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Global imprint of climate change on marine life
Poloczanska, E.S.; Brown, C.J.; Sydeman, W.J.; Kiessling, W.; Schoeman, D.S.; Moore, P.J.; Brander, K.; Bruno, J.F.; Buckley, L.B.; Burrows, M.T.; Duarte, C.M.; Halpen, B.S.; Holding, J.; Kappel, C.V.; O'Connor, M.I.; Pandolfi, J.M.; Parmesan, C.; Schwing, F.; Thompson, A.N.; Richardson, A.J. (2013). Global imprint of climate change on marine life. Nat. Clim. Chang. 3(10): 919–925.
In: Nature Climate Change. Nature Publishing Group: London. ISSN 1758-678X; e-ISSN 1758-6798, more
Peer reviewed article  

Available in  Authors 

    Aquatic organisms > Marine organisms
    Climatic changes

Authors  Top 
  • Poloczanska, E.S.
  • Brown, C.J.
  • Sydeman, W.J.
  • Kiessling, W.
  • Schoeman, D.S.
  • Moore, P.J.
  • Brander, K.
  • Bruno, J.F.
  • Buckley, L.B.
  • Burrows, M.T.
  • Duarte, C.M., more
  • Halpen, B.S.
  • Holding, J.
  • Kappel, C.V.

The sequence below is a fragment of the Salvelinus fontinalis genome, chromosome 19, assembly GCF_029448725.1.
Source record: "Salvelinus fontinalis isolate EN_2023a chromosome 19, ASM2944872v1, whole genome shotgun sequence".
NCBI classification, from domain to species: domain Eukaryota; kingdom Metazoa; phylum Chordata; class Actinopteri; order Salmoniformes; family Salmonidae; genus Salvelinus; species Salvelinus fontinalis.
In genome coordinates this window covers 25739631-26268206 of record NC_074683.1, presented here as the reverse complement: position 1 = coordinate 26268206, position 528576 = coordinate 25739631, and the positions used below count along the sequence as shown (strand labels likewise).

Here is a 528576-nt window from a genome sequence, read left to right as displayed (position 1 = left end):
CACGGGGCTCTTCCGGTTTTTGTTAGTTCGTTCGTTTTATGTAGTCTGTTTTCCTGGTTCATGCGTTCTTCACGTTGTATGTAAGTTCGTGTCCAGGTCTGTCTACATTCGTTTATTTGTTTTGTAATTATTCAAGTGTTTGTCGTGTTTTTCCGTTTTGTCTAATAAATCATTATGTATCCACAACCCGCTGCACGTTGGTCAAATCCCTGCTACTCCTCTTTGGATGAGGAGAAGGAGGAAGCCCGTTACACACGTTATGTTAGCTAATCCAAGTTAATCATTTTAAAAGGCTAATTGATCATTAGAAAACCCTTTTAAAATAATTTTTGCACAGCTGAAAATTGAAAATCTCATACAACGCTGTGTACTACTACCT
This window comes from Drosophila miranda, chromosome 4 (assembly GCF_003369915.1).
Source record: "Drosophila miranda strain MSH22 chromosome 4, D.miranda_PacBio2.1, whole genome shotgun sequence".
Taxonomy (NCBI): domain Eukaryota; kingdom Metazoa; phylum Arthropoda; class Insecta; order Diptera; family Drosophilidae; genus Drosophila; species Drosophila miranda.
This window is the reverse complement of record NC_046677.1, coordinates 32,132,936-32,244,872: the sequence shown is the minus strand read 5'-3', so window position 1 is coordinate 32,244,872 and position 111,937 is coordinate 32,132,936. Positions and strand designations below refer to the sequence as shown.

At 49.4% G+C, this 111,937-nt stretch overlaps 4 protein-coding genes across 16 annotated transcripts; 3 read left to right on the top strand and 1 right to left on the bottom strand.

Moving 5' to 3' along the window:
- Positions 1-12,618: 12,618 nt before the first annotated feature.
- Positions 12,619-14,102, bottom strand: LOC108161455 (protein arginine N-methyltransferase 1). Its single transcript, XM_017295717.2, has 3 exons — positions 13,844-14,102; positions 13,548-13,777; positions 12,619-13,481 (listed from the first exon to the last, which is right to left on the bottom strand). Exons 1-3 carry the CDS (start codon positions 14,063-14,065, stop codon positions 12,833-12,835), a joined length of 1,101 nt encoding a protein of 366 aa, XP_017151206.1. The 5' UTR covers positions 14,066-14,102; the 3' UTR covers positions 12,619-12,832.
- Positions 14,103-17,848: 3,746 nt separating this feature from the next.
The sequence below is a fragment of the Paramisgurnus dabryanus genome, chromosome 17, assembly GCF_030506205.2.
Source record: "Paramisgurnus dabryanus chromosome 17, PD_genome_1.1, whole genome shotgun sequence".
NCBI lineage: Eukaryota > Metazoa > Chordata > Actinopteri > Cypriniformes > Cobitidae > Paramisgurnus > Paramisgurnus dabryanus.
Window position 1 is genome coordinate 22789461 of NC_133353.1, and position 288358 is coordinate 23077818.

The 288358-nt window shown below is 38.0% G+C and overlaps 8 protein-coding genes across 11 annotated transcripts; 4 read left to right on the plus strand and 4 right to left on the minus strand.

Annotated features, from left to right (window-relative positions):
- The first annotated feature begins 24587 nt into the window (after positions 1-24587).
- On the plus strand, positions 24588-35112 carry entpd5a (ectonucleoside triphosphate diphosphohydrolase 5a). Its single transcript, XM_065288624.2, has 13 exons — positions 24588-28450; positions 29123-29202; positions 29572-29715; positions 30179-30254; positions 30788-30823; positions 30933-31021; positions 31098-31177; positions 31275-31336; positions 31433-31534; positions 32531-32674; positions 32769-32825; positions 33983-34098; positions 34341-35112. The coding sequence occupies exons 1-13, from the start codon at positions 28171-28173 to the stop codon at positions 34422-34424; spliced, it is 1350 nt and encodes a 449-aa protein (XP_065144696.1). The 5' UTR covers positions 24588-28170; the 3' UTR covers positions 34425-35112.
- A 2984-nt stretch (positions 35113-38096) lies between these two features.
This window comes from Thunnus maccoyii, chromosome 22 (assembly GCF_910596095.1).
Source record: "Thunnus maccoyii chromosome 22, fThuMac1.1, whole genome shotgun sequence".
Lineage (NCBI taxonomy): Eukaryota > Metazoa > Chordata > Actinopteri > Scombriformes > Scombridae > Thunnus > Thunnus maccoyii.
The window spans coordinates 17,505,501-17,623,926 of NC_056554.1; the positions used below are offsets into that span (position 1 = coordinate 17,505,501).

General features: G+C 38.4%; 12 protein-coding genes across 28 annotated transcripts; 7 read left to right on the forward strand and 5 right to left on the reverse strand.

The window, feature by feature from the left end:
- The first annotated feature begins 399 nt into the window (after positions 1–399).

• O'Connor, M.I.
  • Pandolfi, J.M.
  • Parmesan, C.
  • Schwing, F.
  • Thompson, A.N.
  • Richardson, A.J., more

    Past meta-analyses of the response of marine organisms to climate change have examined a limited range of locations, taxonomic groups and/or biological responses. This has precluded a robust overview of the effect of climate change in the global ocean. Here, we synthesized all available studies of the consistency of marine ecological observations with expectations under climate change. This yielded a meta-database of 1,735 marine biological responses for which either regional or global climate change was considered as a driver. Included were instances of marine taxa responding as expected, in a manner inconsistent with expectations, and taxa demonstrating no response. From this database, 81–83% of all observations for distribution, phenology, community composition, abundance, demography and calcification across taxa and ocean basins were consistent with the expected impacts of climate change. Of the species responding to climate change, rates of distribution shifts were, on average, consistent with those required to track ocean surface temperature changes. Conversely, we did not find a relationship between regional shifts in spring phenology and the seasonality of temperature. Rates of observed shifts in species’ distributions and phenology are comparable to, or greater, than those for terrestrial systems.

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